The stop-motion animation in Netflix’s new, dark, horror-ish triptych is different and unusual, even by this genre’s strange standards. The second two segments (each clock in at around half an hour) feel like bizarro Wes Anderson productions, friendly to look at but with a chillingly domestic sinisterness behind the cuteness: Fantastic Mr Fox or Isle of Dogs by way of Polanski’s apartment trilogy. The first—man, the first—is pretty damn freaky, with stuffed doll-like characters I wanted to snatch up and throw on a bonfire, in order to watch their craggy fabric faces burn and the demons inside leak out of them, coiling into screams of smoke.
The directors of this initial story, Belgium duo Marc James Roels and Emma de Swaef, configure a ghastly aesthetic mostly through character design. The eyes and mouths of the principal characters, a family of four, are very small, which has an amplifying effect on the mass of skin around them—creating big fleshy faces swollen in nothingness. It’s distracting, unsettling, eerie. There’s also the unnaturalness of stop-motion itself, which even if executed smoothly is a little jerky and stiff-limbed: the Frankenstein’s monster of animated techniques, imitating life with an unshakable feeling of deathliness.
That’s before the horror narrative elements even kick in, which revolve around a poor family of four who are made an offer by an eccentric architect, whose representative explains the deal: they get to relocate into a beautiful new mansion, built specially for them, on the proviso that once they move they never return. They do it—because plot, because MacGuffin, because…free rent! Funny things happen in said mansion, the little girl Mabel (voice of Mia Goth) before long commenting that she hates the place, wishing “we’d never left our home.”
It’s too late, of course, the family having crossed a threshold, their former life but a memory. This segment—the best and by far the eeriest—effectively builds the feeling that something isn’t quite right before spilling into the domain of something’s is very wrong, with notes of Kafka and Buñuel. The film’s very aesthetic is spooked, weeping awfulness, with a smattering of unsettling images—from the aforementioned character design to metaphor-fuelled individual compositions, such as a doll’s house burning in a fire. Subtle it ain’t, but it definitely evokes disquieting ambience.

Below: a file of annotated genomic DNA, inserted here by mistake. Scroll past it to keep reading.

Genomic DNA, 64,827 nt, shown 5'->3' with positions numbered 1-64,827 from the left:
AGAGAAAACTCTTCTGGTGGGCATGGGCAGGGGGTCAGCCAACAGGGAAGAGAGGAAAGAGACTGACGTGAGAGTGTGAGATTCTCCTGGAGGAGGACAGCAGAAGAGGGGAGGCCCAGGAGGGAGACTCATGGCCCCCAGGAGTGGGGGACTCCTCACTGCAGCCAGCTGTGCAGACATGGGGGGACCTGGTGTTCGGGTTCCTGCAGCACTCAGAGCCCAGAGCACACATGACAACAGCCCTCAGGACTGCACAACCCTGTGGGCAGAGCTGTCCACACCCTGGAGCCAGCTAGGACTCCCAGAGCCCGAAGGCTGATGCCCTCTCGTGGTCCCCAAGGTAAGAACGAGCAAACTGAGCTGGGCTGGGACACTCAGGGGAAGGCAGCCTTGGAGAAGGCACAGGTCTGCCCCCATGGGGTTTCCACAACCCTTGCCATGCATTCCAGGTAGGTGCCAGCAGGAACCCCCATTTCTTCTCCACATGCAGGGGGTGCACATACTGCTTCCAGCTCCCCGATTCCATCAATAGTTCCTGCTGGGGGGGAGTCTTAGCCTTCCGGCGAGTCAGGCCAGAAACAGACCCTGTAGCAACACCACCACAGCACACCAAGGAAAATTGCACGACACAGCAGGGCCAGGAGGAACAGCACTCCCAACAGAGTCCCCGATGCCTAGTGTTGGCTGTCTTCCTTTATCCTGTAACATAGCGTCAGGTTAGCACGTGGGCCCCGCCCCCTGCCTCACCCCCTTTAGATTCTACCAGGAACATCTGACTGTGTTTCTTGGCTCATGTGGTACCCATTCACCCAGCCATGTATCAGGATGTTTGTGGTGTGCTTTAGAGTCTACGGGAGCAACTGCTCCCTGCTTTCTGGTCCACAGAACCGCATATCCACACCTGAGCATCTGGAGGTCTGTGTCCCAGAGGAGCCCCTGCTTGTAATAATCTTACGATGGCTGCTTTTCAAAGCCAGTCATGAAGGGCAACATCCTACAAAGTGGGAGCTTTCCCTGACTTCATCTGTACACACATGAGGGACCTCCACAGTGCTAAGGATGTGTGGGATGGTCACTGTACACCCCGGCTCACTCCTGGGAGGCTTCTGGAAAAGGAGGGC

The second segment (helmed by Swedish animator Niki Lindroth von Bahr) revolves around rats, literally not metaphorically—switching to that more Andersonian aesthetic and a talking animals world. The protagonist (voiced by Jarvis Cocker) is renovating his house (the same house as in the first story, at a later time) in the hope of flipping it to a cashed-up buyer. He has two big problems: the place is infested with fur beetles and there’s little interest in the property. A strange couple are “extremely interested,” one of them says, but things get weird when they inspect the place, move in, then don’t move out. The mood is still cryptic, like the first story, but less reliant on recognisable horror genre rhythms.
Ditto for the third (directed by Paloma Baeza), which is more of a black comedy, focusing on a fed-up feline landlord (voiced by Susan Wokoma) who is trying to repair the now broken-down property, as well as attempting to collect rent from two flaky tenants, one of whom has a flippy-dippy lover who drops lines such as “what is money but some physical denomination of coin and note?” Her response is basically: dude, pay up. With the city around the building now flooded, the narrative has a faintly apocalyptic whiff, but is more interested in the idea of letting go rather than rebuilding.
All three segments match the concept of a broken house with a broken life, arguing there is something in the walls, ceilings, floors, materials of a property that can reflect aspects of a psyche. None of it is amazing viewing, neither the cryptic elements nor the atmosphere excelling to gooseflesh-raising temperatures. But it’s entertaining, slight and odd, and configured with intense thoughtfulness. As an overall experience, The House may recede in the memory—but some of its visions are likely to stay with you. Like, unfortunately, those terrible, swollen, fleshy faces from the first story, which I long to see reduced to ash.